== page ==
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The effect of ground water-level upon productivity and composition of fenland grass

Published online by Cambridge University Press:  27 March 2009

A. Eden
Affiliation:
Ministry of Agriculture and Fisheries, National Agricultural Advisory Service, Anstey Hall, Trumpington, Cambridge
G. Alderman
Affiliation:
Ministry of Agriculture and Fisheries, National Agricultural Advisory Service, Anstey Hall, Trumpington, Cambridge
C. J. L. Baker
Affiliation:
Ministry of Agriculture and Fisheries, National Agricultural Advisory Service, Anstey Hall, Trumpington, Cambridge
H. H. Nicholson
Affiliation:
School of Agriculture, University of Cambridge
D. H. Firth
Affiliation:
School of Agriculture, University of Cambridge

Extract

1. Studies were made of the effects of varying ground water-levels upon the productivity and composition of Italian Ryegrass grown on a calcareous light peat in the Fenland area. Six cuts were taken throughout the season at 3 to 4-weekly intervals.

2. High ground water-level (approximately 15in. below ground surface) had a very deleterious effect on the total yield of fresh grass and of dry matter. Yields were little more than half of those obtained at medium and low water-levels (24 and 38 in. below ground surface, respectively).

3. High water-level apparently interfered with nitrogen metabolism in the soil, and considerably lower percentages of crude protein were found in the grass growing on the high water-level plots than at the other levels. On the other hand, the percentage of crude fibre remained fairly constant for all levels of ground water.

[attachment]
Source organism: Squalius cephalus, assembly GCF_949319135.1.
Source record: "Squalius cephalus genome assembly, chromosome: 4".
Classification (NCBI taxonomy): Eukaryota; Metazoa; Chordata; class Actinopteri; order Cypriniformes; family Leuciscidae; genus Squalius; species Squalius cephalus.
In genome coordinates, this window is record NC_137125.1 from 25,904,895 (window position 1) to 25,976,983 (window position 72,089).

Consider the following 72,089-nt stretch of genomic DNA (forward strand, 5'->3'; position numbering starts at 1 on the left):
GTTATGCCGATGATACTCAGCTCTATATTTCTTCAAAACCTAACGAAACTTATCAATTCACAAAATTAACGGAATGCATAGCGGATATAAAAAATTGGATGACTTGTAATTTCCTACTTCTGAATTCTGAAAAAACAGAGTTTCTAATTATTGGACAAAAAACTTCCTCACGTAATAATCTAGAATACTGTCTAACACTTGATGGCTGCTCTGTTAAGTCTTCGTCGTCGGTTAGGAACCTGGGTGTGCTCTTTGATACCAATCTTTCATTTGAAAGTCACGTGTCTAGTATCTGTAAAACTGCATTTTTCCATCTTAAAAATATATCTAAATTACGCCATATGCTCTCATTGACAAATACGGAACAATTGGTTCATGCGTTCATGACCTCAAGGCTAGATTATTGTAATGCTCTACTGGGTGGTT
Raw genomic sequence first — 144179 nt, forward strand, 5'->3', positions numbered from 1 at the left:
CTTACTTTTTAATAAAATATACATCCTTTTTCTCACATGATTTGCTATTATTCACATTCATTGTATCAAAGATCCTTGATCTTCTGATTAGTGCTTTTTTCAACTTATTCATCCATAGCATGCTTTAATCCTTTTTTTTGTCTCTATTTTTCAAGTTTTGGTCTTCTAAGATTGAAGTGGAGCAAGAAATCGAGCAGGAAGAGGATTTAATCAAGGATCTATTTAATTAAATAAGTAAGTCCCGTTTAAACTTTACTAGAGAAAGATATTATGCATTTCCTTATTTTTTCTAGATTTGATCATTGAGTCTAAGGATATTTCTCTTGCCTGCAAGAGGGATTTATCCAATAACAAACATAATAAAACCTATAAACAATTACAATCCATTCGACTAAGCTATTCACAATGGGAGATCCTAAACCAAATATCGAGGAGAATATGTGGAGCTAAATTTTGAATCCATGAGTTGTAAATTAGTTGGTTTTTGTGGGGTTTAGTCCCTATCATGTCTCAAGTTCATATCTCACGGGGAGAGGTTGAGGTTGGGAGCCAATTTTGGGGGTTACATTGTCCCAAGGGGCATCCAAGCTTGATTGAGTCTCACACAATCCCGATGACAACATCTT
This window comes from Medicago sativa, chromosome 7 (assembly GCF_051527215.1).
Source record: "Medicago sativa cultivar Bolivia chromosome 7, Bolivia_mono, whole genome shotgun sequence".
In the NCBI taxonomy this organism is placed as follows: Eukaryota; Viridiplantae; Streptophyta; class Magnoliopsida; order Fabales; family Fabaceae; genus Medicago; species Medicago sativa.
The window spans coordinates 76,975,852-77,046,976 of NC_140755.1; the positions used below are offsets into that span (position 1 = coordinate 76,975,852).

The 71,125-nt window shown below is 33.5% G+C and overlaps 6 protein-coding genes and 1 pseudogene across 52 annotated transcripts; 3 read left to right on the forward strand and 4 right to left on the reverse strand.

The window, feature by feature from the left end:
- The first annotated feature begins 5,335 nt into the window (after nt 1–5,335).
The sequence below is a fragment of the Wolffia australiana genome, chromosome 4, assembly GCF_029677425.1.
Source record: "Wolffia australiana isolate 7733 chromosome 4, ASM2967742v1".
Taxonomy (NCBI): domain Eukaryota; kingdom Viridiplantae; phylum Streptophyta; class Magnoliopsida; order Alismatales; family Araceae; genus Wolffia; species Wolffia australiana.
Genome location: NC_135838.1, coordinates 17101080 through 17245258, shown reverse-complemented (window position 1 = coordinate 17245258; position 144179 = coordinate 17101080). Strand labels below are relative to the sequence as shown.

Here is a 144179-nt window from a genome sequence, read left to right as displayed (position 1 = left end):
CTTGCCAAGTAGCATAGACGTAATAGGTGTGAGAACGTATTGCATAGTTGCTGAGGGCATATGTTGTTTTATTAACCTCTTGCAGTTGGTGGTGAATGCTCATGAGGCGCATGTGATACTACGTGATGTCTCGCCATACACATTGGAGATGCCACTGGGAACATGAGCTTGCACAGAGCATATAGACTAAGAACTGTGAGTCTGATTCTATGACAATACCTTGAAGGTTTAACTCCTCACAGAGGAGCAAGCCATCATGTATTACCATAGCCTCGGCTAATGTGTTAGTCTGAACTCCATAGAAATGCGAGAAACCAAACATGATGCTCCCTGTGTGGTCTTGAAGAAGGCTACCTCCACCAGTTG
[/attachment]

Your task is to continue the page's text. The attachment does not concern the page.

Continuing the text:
4. High water-level also had a depressing effect on the percentage of potassium, magnesium and chlorine in the grass. It had no obvious effect upon the calcium and phosphorus levels in the plants. The silica content of the grass rose steadily as the season advanced, this being most marked on the high water-level plots.

5. Physical examination of typical plants showed the effect of the various ground water-levels upon the development of the root systems, with consequent effect upon the chemical composition of the grass.

6. The composition of hay and aftermath showed similar changes to those reported for the green herbage.

7. The findings are discussed in relation to grassdrying policies in Fenland areas.

Type
Research Article
Copyright
Copyright © Cambridge University Press 1951

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References

REFERENCES

Nicholson, H. H. (1949). Agric. Progr. 24, 112.Google Scholar
Nicholson, H. H., Alderman, G. & Firth, D. H. (1951). J: Agri. Sci. 41, 149.Google Scholar
Schneider-Kleeburg, K. (1930). Verhandlungsbericht, 2. Tagung der Weide und Wiesenwirte, p. 67.Google Scholar